Having spent a fair amount of time implementing OLTP system, I do support the "one transaction, one thread" design. Every design make tradeoffs and this one has proved to be a sweet spot in terms of balancing complexity and performance (e.g. maximizing throughput).


Thompson, Bryan B. wrote:
> I am wondering about the relationship between transactions, threads,
> and locking for 2PL. If the API assumes that the thread is the
> context in which the locks apply, then the lock object (which
> contains some metadata about the lock) can be hidden (for the most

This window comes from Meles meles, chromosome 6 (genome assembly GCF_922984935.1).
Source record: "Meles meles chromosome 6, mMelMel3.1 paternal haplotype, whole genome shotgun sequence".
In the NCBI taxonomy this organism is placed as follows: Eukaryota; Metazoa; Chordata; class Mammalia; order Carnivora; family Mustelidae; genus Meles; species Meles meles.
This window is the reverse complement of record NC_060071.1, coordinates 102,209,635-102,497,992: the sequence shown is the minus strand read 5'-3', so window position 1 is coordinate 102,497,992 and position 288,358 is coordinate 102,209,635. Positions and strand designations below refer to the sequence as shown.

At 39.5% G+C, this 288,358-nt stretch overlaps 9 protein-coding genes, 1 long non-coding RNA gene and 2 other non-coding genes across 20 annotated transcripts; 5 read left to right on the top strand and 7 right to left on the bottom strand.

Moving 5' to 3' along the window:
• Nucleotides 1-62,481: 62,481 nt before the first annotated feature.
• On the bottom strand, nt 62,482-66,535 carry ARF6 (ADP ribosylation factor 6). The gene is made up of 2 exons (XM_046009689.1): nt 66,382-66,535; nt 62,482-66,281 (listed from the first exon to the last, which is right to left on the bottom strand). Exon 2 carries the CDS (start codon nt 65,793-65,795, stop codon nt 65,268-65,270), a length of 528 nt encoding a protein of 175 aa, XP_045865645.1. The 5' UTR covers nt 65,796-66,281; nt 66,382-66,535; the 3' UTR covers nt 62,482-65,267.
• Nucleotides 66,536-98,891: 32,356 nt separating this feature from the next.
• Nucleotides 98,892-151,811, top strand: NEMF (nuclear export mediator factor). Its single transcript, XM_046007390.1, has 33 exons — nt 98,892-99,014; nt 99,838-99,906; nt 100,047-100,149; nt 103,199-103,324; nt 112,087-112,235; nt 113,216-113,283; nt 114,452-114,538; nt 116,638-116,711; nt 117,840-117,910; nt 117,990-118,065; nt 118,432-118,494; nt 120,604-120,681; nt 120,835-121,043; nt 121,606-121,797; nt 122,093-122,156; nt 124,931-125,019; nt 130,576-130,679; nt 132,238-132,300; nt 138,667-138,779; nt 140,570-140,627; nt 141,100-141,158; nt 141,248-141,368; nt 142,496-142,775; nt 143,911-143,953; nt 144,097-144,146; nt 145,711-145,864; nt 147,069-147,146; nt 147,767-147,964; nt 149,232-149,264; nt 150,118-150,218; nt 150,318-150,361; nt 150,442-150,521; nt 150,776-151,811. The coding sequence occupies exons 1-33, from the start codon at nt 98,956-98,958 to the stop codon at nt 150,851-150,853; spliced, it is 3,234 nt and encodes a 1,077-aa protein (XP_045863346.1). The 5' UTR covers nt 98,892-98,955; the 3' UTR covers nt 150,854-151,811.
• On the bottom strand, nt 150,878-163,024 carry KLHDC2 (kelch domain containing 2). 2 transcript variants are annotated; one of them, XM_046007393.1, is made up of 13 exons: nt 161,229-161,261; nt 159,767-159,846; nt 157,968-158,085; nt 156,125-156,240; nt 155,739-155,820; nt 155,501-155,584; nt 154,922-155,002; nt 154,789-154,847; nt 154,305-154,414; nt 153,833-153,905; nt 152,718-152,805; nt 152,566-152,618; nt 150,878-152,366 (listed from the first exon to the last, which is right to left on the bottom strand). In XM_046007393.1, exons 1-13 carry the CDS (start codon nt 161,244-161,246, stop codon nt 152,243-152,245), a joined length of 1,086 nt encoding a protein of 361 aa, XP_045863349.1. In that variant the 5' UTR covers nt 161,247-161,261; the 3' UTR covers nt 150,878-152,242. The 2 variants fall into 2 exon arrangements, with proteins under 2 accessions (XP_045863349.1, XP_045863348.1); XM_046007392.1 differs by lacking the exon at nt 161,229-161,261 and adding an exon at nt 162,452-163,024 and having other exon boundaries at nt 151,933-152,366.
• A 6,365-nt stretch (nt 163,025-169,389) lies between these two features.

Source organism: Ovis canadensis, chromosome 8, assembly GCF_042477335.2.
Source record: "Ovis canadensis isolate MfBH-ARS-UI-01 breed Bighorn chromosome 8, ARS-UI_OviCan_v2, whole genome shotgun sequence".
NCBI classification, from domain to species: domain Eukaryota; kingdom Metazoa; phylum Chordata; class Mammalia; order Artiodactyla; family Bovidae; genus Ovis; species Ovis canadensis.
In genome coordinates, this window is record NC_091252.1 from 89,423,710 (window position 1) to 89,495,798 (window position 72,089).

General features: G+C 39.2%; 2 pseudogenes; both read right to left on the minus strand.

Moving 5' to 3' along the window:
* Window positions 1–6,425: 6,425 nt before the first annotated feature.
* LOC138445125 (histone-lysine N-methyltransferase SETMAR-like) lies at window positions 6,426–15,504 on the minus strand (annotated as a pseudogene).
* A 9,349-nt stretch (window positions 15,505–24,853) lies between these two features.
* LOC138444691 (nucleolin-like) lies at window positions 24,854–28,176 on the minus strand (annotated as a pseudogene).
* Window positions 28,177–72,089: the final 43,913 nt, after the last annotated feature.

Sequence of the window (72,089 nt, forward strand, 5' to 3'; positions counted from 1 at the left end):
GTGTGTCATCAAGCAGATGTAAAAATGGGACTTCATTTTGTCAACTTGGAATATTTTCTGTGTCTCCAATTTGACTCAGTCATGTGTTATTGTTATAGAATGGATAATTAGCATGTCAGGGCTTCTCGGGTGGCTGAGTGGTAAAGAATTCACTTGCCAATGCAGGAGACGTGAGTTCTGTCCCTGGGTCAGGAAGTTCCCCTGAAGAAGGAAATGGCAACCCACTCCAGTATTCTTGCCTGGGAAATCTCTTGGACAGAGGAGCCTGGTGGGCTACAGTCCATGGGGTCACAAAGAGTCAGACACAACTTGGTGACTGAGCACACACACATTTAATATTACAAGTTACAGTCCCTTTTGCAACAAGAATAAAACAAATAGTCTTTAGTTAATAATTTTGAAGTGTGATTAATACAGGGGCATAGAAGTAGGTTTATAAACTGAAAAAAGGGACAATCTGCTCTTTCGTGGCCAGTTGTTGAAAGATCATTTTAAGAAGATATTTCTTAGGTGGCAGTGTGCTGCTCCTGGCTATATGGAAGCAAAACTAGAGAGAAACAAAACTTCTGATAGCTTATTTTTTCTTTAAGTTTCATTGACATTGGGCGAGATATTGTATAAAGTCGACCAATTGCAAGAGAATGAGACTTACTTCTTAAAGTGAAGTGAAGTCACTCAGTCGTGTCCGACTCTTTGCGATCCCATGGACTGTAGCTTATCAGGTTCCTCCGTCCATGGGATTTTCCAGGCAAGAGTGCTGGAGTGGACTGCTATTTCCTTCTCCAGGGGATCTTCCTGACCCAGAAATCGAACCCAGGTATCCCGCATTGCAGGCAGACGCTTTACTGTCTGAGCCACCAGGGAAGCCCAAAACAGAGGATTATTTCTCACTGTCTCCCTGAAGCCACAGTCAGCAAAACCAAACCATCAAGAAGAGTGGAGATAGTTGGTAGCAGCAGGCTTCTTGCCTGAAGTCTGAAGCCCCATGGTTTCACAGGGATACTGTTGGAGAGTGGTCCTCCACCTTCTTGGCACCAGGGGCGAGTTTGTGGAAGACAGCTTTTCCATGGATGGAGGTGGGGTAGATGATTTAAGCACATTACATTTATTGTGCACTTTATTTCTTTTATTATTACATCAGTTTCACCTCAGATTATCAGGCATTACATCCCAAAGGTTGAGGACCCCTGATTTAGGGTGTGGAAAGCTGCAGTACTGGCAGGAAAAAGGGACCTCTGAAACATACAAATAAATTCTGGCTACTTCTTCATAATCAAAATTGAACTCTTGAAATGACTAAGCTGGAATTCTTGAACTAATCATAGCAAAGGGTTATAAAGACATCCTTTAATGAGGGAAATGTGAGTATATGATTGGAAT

> part) from the application and the method for releasing a lock can
> simply use the current thread to determine which lock should be
> released. A lock which is not granted immediately causes the thread
> in which the lock request was made to block. This makes all kinds of
> good sense and is how the java.concurrent.util APIs are laid out.
> However this assumes that the notion of a transaction is equivalent
> to a thread, that there can not be more than one transaction per
> thread, and that the transaction can be inferred from the thread.
> This also suggests that a transaction factory is basically a thread
> pool (which gives us a means to limit concurrency) and that execution
> of a transaction requires setting the Runnable target on a thread to
> some application code that embodies the transaction.
> Thoughts?